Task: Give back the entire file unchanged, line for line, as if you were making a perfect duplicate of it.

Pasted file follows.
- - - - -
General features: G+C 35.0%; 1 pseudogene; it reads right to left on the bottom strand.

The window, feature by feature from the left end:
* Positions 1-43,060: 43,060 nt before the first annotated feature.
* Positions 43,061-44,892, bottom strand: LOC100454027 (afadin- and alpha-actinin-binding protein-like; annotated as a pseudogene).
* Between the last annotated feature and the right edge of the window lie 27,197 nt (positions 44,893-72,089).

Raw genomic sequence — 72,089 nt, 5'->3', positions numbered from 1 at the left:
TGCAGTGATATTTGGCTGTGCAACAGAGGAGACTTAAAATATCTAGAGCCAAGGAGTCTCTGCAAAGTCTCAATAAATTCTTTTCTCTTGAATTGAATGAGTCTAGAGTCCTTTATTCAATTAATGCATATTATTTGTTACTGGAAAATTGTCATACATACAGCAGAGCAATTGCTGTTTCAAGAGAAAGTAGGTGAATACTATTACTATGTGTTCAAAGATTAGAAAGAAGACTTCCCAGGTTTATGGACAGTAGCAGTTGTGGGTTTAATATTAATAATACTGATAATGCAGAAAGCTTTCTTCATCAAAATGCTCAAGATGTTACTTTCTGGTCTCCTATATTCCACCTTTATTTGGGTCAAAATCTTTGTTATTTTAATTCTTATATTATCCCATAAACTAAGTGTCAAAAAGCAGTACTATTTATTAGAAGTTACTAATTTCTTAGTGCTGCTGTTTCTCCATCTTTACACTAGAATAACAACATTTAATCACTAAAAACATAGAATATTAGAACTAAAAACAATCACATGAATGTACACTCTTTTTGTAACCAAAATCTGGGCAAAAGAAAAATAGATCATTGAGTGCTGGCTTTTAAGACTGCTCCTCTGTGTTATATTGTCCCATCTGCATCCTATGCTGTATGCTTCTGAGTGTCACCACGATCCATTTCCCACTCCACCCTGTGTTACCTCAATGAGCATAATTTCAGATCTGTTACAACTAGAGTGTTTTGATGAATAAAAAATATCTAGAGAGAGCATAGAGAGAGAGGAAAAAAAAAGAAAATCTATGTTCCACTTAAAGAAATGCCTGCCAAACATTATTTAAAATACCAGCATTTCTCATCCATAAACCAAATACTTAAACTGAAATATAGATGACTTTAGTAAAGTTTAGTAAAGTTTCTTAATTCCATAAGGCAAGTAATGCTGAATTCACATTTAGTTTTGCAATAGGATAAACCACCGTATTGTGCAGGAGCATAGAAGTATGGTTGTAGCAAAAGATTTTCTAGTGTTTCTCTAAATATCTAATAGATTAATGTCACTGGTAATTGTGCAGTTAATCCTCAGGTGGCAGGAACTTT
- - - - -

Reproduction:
General features: G+C 35.0%; 1 pseudogene; it reads right to left on the bottom strand.

The window, feature by feature from the left end:
* Positions 1-43,060: 43,060 nt before the first annotated feature.
* Positions 43,061-44,892, bottom strand: LOC100454027 (afadin- and alpha-actinin-binding protein-like; annotated as a pseudogene).
* Between the last annotated feature and the right edge of the window lie 27,197 nt (positions 44,893-72,089).

Raw genomic sequence — 72,089 nt, 5'->3', positions numbered from 1 at the left:
TGCAGTGATATTTGGCTGTGCAACAGAGGAGACTTAAAATATCTAGAGCCAAGGAGTCTCTGCAAAGTCTCAATAAATTCTTTTCTCTTGAATTGAATGAGTCTAGAGTCCTTTATTCAATTAATGCATATTATTTGTTACTGGAAAATTGTCATACATACAGCAGAGCAATTGCTGTTTCAAGAGAAAGTAGGTGAATACTATTACTATGTGTTCAAAGATTAGAAAGAAGACTTCCCAGGTTTATGGACAGTAGCAGTTGTGGGTTTAATATTAATAATACTGATAATGCAGAAAGCTTTCTTCATCAAAATGCTCAAGATGTTACTTTCTGGTCTCCTATATTCCACCTTTATTTGGGTCAAAATCTTTGTTATTTTAATTCTTATATTATCCCATAAACTAAGTGTCAAAAAGCAGTACTATTTATTAGAAGTTACTAATTTCTTAGTGCTGCTGTTTCTCCATCTTTACACTAGAATAACAACATTTAATCACTAAAAACATAGAATATTAGAACTAAAAACAATCACATGAATGTACACTCTTTTTGTAACCAAAATCTGGGCAAAAGAAAAATAGATCATTGAGTGCTGGCTTTTAAGACTGCTCCTCTGTGTTATATTGTCCCATCTGCATCCTATGCTGTATGCTTCTGAGTGTCACCACGATCCATTTCCCACTCCACCCTGTGTTACCTCAATGAGCATAATTTCAGATCTGTTACAACTAGAGTGTTTTGATGAATAAAAAATATCTAGAGAGAGCATAGAGAGAGAGGAAAAAAAAAGAAAATCTATGTTCCACTTAAAGAAATGCCTGCCAAACATTATTTAAAATACCAGCATTTCTCATCCATAAACCAAATACTTAAACTGAAATATAGATGACTTTAGTAAAGTTTAGTAAAGTTTCTTAATTCCATAAGGCAAGTAATGCTGAATTCACATTTAGTTTTGCAATAGGATAAACCACCGTATTGTGCAGGAGCATAGAAGTATGGTTGTAGCAAAAGATTTTCTAGTGTTTCTCTAAATATCTAATAGATTAATGTCACTGGTAATTGTGCAGTTAATCCTCAGGTGGCAGGAACTTT